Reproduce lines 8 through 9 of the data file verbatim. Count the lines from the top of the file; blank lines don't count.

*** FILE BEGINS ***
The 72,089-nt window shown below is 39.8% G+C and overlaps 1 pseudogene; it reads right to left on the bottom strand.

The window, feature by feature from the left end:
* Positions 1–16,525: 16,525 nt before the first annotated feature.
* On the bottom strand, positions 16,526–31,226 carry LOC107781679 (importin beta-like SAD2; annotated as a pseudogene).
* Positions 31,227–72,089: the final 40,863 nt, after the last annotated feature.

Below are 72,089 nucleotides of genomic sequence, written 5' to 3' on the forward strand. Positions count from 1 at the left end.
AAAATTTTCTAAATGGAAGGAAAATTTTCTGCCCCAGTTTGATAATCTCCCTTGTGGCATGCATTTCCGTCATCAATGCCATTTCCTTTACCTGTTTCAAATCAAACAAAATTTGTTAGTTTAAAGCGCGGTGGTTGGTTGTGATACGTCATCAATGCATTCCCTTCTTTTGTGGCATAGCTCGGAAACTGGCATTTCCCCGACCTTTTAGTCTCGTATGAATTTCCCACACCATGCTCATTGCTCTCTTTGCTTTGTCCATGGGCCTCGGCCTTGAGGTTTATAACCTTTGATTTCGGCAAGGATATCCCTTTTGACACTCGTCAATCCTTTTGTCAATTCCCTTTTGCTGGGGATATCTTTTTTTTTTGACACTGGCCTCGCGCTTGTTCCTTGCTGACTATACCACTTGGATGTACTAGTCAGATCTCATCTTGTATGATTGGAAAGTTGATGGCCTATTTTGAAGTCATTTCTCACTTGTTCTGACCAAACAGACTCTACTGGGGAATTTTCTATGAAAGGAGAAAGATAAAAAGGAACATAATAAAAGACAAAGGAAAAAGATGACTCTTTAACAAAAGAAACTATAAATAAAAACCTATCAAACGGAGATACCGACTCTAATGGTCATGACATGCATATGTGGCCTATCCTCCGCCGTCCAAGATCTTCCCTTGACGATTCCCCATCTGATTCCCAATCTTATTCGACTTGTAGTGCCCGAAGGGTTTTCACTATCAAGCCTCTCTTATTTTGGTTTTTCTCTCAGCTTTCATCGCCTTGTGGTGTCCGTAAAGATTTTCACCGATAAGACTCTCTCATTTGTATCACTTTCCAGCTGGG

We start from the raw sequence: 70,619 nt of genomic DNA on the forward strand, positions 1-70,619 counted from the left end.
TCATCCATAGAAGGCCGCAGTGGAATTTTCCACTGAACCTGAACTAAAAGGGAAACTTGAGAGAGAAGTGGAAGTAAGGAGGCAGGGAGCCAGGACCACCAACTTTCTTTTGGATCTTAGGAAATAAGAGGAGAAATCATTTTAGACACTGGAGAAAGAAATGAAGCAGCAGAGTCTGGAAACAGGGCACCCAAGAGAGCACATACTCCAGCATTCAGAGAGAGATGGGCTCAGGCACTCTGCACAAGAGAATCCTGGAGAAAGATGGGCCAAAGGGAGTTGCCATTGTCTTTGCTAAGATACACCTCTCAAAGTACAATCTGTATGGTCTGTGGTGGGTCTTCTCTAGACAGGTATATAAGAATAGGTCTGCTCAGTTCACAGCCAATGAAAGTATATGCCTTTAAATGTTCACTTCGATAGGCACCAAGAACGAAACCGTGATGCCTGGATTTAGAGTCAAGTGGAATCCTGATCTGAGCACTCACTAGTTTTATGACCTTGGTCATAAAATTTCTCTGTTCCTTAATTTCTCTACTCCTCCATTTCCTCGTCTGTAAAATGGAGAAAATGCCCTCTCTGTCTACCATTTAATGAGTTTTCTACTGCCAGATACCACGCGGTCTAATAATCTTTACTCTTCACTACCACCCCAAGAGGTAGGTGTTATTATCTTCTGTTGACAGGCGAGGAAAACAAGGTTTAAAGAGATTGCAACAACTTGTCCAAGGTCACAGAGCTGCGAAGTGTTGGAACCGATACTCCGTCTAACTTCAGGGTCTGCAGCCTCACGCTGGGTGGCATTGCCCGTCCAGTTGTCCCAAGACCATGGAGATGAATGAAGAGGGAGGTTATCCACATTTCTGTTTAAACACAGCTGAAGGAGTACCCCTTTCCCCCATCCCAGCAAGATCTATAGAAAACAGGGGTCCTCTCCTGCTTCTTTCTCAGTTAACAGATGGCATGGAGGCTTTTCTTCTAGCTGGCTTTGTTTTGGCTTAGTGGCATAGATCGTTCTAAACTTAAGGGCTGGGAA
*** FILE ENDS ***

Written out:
We start from the raw sequence: 70,619 nt of genomic DNA on the forward strand, positions 1-70,619 counted from the left end.
TCATCCATAGAAGGCCGCAGTGGAATTTTCCACTGAACCTGAACTAAAAGGGAAACTTGAGAGAGAAGTGGAAGTAAGGAGGCAGGGAGCCAGGACCACCAACTTTCTTTTGGATCTTAGGAAATAAGAGGAGAAATCATTTTAGACACTGGAGAAAGAAATGAAGCAGCAGAGTCTGGAAACAGGGCACCCAAGAGAGCACATACTCCAGCATTCAGAGAGAGATGGGCTCAGGCACTCTGCACAAGAGAATCCTGGAGAAAGATGGGCCAAAGGGAGTTGCCATTGTCTTTGCTAAGATACACCTCTCAAAGTACAATCTGTATGGTCTGTGGTGGGTCTTCTCTAGACAGGTATATAAGAATAGGTCTGCTCAGTTCACAGCCAATGAAAGTATATGCCTTTAAATGTTCACTTCGATAGGCACCAAGAACGAAACCGTGATGCCTGGATTTAGAGTCAAGTGGAATCCTGATCTGAGCACTCACTAGTTTTATGACCTTGGTCATAAAATTTCTCTGTTCCTTAATTTCTCTACTCCTCCATTTCCTCGTCTGTAAAATGGAGAAAATGCCCTCTCTGTCTACCATTTAATGAGTTTTCTACTGCCAGATACCACGCGGTCTAATAATCTTTACTCTTCACTACCACCCCAAGAGGTAGGTGTTATTATCTTCTGTTGACAGGCGAGGAAAACAAGGTTTAAAGAGATTGCAACAACTTGTCCAAGGTCACAGAGCTGCGAAGTGTTGGAACCGATACTCCGTCTAACTTCAGGGTCTGCAGCCTCACGCTGGGTGGCATTGCCCGTCCAGTTGTCCCAAGACCATGGAGATGAATGAAGAGGGAGGTTATCCACATTTCTGTTTAAACACAGCTGAAGGAGTACCCCTTTCCCCCATCCCAGCAAGATCTATAGAAAACAGGGGTCCTCTCCTGCTTCTTTCTCAGTTAACAGATGGCATGGAGGCTTTTCTTCTAGCTGGCTTTGTTTTGGCTTAGTGGCATAGATCGTTCTAAACTTAAGGGCTGGGAA